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Air Force Admits Botched Surgery

DefenseArmed ForcesFamilyJustice System

The family of a Beale Air Force Base airman whose legs were amputated says Air Force Officials told him that mistakes were made. Colton Read went into the David Grant Medical Center at Travis Air Force Base in Fairfield to get his gallbladder removed. The laparoscopic procedure using narrow probes and mini-video cameras has become a routine, relatively common type of surgery.

But the initial probe nicked his aorta artery causing massive bleeding. When limbs are deprived of blood, the tissue dies quickly. Amputation prevents the spread of infection and toxic materials released from the death of tissue. Medical malpractice attorney Michael Meade, who represented a patient who lost leg resulting from a damaged artery during surgery, says problems with gallbladder laparoscopy is rare. Only two percent of such surgeries encounter complications.

But Meade said they are directly related to the experience of the surgeons performing them. He said once an artery is penetrated, a vascular surgeon is needed right away to deal with the damage. Read wasn't transferred to Sacramento's U.C. Med Center to see a vascular surgeon until nearly nine hours after the accident.

Jessica Read, Colton's wife, says his husband was visited by Air Force officials who reassured him that he could continue his career in the Air Force. That was one of the biggest concerns of the family.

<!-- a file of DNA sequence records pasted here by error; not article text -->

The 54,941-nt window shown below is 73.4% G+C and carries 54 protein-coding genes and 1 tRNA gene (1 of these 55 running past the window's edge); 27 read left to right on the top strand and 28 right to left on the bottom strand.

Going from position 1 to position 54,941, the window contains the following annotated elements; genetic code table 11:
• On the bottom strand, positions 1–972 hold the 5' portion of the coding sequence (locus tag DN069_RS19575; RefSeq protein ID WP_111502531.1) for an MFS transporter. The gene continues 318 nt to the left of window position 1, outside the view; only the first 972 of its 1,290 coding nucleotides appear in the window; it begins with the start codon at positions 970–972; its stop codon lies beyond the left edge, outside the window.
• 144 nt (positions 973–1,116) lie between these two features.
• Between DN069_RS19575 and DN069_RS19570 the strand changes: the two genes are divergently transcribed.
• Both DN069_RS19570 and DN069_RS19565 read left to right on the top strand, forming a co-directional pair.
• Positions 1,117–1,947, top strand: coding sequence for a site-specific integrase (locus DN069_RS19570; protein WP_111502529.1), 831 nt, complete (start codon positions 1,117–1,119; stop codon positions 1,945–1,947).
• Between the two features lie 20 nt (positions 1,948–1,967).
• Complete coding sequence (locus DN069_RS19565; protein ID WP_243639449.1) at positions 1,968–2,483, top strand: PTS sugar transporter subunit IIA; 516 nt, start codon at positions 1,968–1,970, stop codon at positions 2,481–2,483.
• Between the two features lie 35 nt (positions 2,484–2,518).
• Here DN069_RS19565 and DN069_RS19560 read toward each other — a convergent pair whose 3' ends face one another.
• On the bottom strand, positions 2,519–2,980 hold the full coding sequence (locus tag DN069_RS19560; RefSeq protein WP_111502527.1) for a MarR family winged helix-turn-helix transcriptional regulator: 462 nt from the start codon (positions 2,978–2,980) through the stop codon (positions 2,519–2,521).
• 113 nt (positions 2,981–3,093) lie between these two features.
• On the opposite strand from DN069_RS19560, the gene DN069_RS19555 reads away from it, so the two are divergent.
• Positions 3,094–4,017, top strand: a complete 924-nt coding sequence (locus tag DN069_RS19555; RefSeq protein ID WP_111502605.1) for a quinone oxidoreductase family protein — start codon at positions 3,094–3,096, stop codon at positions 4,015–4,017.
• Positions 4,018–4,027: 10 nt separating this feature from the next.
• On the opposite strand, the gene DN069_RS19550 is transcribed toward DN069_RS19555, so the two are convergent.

Both Jessica and Colton's mother, Shelly Miller, say they understand that mistakes can be made but they don't understand why it took so long to prevent damage to the airman's legs. They want some accountability for the decision to delay his transfer to a hospital that had the help he needed.

A federal supreme court ruling prevents active military personnel from suing military medical personnel or the federal government for medical malpractice. The family is supporting Congressman Maurice Hinchey's legislative efforts to change that policy. His bill goes to the House Judiciary Committee next week and would be retroactively applied so the Read would be able to sue.

The Travis hospital says an investigation is being conducted using outside consultants to determine what happened during Read's procedure.

Copyright © 2014, The Baltimore Sun
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